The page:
Quiet in my Brain

What do I need to write? Space to think. And what do I need for that?

Quiet. Preferably first thing in the morning or late at night.

Calm. No thoughts, no to do list, nothing else going on, no interruption waiting to happen.

Comfort. I need to be comfortable where I’m sitting so my thoughts can flow, uninterrupted by the mundane aspects of my physical existence.

And, if I’m lucky, a bit of luxury; a cup of something warm, ideally coffee, and something sweet to eat.

I write the way I sleep: very, very sensitively.

I’m an awful person to share the bed with. I require complete silence and total stillness. No snoring, no breathing, no ambient TV, no leg wiggling. Basically, if you can pretend you’re not there, or if I can feel like I’m sleeping alone, I can sleep. There are some magical nights that, if I fall asleep first, I can manage to sleep through any sound or movement, at least for most of the night.

I know my mother, who sleeps like the dead, shakes her head ruefully at this. She did everything she could to ensure that I would sleep, and write for that matter, with any number of things going on around me.

Sadly, nothing worked.

When I was a baby, she would leave my door open while the house was under construction. She left my windows open in the summer, letting in the loud downtown Toronto noises. She and my father watched TV in the room next to my bedroom. And as for writing, she used to try to explain to me that I really needed to be able to work with distractions.

Easy for her to say. She does, as I said, sleep like the dead. And she concentrates single-mindedly as well.

I’ve never been able to do either.

On New Year’s Day, after what felt like many, many weeks of hanging out with my talkative son, I turned to him and said, “Sweetie, I need some quiet in my brain.”

I have loved having so much time with him, but I was feeling frustrated because I hadn’t had enough silence or enough time to myself, especially as I’m used to having full days without talking when he is at school.

Without the silence and the time to myself, I hadn’t been able to think, to touch base with how I was feeling and what I needed. And I hadn’t really been able to write much during the holidays. I knew that if I could just get some quiet – no doing stuff, no one talking to me, no one asking me to do something – just some extended quiet, then I would be able to get back into writing.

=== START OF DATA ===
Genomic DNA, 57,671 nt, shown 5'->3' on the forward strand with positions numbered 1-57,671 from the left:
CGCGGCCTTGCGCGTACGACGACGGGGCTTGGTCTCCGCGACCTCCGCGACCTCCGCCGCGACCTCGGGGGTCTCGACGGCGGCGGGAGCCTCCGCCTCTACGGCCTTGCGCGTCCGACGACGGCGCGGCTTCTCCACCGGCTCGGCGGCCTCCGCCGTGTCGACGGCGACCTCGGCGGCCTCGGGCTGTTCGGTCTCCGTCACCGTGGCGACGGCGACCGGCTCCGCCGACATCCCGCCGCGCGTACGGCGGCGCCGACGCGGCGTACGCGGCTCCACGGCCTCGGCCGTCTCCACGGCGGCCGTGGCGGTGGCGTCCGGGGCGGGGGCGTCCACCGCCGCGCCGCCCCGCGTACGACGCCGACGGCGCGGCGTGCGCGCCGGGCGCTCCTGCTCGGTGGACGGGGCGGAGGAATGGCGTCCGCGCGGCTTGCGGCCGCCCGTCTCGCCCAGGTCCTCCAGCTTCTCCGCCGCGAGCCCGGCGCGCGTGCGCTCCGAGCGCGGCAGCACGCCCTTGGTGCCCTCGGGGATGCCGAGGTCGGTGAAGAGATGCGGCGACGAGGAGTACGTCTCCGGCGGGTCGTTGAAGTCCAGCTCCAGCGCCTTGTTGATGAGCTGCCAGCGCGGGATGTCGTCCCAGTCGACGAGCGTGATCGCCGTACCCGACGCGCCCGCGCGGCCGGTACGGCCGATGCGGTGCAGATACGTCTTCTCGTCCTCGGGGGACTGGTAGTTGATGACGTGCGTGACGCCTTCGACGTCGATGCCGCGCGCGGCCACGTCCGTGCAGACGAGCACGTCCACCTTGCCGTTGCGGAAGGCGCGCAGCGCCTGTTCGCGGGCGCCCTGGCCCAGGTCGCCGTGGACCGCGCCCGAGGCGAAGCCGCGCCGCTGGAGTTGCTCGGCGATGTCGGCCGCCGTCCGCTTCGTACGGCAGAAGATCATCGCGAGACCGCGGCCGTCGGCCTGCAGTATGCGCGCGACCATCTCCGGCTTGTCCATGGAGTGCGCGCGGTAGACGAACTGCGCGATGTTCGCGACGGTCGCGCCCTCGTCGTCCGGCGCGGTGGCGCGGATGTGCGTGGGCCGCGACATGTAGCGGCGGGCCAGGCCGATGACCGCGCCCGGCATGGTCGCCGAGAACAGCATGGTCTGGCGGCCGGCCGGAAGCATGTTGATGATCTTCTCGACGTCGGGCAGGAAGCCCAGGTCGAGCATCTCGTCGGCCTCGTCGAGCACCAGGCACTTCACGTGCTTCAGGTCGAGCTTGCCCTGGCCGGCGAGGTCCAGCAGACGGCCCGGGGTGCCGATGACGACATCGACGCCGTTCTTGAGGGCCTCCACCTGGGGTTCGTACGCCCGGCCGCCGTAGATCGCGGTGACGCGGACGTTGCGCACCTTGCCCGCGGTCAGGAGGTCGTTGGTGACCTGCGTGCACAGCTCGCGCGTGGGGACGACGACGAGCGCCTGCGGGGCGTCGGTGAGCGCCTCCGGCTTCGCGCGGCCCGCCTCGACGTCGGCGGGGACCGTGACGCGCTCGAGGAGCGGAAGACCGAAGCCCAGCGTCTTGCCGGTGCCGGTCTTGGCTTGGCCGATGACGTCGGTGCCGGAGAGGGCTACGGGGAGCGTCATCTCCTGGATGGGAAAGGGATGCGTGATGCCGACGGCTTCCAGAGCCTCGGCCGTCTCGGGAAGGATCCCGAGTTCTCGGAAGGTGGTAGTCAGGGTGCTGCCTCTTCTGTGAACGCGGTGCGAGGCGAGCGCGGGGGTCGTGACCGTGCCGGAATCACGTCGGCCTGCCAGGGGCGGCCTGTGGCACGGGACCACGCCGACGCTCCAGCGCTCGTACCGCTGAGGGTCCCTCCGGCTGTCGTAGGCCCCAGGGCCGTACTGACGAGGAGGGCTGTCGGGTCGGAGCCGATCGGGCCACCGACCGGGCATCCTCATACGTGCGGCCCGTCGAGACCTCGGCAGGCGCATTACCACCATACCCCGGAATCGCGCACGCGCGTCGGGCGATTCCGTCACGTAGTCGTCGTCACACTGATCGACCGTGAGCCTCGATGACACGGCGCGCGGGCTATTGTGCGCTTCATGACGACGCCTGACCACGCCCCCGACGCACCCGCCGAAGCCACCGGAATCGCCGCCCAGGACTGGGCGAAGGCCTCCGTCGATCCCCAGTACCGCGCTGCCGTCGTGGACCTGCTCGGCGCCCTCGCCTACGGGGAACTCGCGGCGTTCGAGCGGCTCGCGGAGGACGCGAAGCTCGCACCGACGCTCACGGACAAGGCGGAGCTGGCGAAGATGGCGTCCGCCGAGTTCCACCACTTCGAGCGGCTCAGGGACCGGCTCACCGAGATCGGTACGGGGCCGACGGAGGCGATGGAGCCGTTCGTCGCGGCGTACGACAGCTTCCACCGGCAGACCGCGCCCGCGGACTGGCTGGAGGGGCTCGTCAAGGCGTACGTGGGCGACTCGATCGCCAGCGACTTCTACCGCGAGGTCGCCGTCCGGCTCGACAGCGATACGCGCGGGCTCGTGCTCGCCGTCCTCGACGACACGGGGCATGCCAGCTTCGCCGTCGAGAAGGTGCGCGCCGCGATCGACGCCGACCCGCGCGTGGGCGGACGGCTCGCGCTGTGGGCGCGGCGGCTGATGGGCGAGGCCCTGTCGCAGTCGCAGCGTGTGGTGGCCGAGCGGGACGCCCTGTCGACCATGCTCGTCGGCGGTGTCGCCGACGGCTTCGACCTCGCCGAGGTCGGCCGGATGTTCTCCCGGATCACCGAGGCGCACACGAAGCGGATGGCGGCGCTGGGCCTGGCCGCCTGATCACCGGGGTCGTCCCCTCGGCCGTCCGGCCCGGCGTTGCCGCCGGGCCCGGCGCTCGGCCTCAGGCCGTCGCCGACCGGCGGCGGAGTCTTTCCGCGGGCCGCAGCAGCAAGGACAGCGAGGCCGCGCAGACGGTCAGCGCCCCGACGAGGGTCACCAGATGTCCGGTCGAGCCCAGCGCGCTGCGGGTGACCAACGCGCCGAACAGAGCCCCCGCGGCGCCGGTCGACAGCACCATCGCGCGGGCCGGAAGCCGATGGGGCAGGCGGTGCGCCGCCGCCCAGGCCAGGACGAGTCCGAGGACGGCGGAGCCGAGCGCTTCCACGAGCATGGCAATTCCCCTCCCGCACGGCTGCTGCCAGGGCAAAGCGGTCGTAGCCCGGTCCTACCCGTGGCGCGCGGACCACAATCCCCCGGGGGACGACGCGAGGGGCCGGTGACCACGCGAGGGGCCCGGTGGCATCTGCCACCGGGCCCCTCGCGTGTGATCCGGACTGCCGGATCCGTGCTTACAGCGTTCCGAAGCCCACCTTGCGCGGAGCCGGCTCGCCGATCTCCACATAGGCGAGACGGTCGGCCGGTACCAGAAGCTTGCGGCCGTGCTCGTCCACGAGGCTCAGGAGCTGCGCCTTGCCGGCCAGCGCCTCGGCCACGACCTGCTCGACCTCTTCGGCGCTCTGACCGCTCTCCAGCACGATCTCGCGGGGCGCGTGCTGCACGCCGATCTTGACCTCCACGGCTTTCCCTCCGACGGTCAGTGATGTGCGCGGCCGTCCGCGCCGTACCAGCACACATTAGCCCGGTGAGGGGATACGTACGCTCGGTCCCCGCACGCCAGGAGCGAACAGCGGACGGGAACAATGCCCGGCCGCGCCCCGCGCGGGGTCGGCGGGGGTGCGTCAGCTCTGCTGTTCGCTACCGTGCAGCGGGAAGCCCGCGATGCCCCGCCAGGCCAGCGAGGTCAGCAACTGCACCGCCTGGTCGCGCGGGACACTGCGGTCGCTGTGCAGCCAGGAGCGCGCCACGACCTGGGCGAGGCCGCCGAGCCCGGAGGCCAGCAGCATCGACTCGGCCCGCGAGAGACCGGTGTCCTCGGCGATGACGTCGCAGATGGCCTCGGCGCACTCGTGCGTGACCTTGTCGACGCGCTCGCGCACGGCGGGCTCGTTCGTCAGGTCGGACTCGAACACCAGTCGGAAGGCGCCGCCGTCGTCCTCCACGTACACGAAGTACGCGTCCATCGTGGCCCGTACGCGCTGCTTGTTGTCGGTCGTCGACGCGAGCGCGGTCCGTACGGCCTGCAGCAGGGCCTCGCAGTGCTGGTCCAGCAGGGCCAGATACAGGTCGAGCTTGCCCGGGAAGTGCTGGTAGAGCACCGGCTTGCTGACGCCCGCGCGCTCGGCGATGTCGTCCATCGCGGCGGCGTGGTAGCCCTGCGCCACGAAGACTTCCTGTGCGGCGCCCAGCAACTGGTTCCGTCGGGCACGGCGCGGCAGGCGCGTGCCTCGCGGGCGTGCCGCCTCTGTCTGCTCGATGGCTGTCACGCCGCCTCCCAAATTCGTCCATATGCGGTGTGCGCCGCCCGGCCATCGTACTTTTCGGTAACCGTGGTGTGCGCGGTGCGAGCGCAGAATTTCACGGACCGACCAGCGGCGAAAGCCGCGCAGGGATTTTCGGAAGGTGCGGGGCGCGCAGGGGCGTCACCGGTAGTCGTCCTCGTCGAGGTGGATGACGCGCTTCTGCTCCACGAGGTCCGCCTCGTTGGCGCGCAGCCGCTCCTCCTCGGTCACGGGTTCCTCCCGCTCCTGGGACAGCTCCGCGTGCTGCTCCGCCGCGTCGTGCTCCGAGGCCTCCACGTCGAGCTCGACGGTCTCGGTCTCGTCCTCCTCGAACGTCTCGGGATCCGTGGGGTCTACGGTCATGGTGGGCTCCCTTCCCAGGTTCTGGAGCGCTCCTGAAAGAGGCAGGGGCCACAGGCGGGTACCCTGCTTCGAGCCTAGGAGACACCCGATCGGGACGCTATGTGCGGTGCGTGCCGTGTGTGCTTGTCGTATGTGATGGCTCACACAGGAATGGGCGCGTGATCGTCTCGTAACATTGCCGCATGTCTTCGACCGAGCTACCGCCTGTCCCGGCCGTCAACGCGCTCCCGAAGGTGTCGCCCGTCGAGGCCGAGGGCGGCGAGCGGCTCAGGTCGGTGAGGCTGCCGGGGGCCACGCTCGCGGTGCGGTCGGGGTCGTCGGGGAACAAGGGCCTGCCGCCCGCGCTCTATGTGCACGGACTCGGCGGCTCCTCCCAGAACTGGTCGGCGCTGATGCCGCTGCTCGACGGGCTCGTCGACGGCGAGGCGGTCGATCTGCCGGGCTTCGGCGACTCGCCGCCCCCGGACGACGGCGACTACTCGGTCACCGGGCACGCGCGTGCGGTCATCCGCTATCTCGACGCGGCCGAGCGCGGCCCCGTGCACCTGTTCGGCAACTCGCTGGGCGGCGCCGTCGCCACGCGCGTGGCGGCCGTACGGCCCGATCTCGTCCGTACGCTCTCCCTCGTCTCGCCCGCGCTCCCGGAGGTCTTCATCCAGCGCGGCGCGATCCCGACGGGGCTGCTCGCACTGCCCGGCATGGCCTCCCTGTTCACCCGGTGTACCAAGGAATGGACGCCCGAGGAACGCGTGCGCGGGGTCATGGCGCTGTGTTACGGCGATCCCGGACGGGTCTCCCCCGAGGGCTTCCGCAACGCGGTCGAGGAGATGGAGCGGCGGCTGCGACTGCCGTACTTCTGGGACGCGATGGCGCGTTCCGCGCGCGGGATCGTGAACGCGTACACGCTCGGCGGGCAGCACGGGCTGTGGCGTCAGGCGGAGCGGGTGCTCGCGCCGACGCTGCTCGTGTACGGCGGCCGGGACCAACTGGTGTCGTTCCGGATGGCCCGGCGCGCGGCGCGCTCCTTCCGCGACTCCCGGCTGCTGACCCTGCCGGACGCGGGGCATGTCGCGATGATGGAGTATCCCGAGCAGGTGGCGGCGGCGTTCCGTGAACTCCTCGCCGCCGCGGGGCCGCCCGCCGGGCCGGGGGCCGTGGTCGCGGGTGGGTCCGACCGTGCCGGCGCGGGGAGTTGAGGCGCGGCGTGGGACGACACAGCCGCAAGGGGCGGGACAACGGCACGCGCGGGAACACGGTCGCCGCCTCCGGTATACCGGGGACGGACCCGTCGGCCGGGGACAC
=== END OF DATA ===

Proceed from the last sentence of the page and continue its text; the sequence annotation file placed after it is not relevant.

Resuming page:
I’ve discovered I become grumpy (grumpier?) if too many non-writing days pass.

I never really found much thinking space, though, throughout the past few weeks, I have tried to steal at least the odd quiet moment to myself, and in those moments I have written, and at times even posted.

Sitting quietly for a few minutes to think, or to not-think, is usually part of my de-stressing technique, but I have employed it during these holidays just to get a bit of the quiet in the brain back.

I have tired shutting myself into our guest room, I have settled onto the floor of the bathroom, I have stood on a pair of skates on a skating rink, my fingers freezing, with my eyes closed. But I generally found it hard to think in those conditions because I was uncomfortable, or I knew I was about to be interrupted, or I was aware that I had only a short amount of time before I needed to start doing something, like cooking dinner.

I thought today would be the day things would finally return to normal, but the school buses were cancelled and the roads were an icy nightmare, so my son stayed home.

Maybe tomorrow will be my day.

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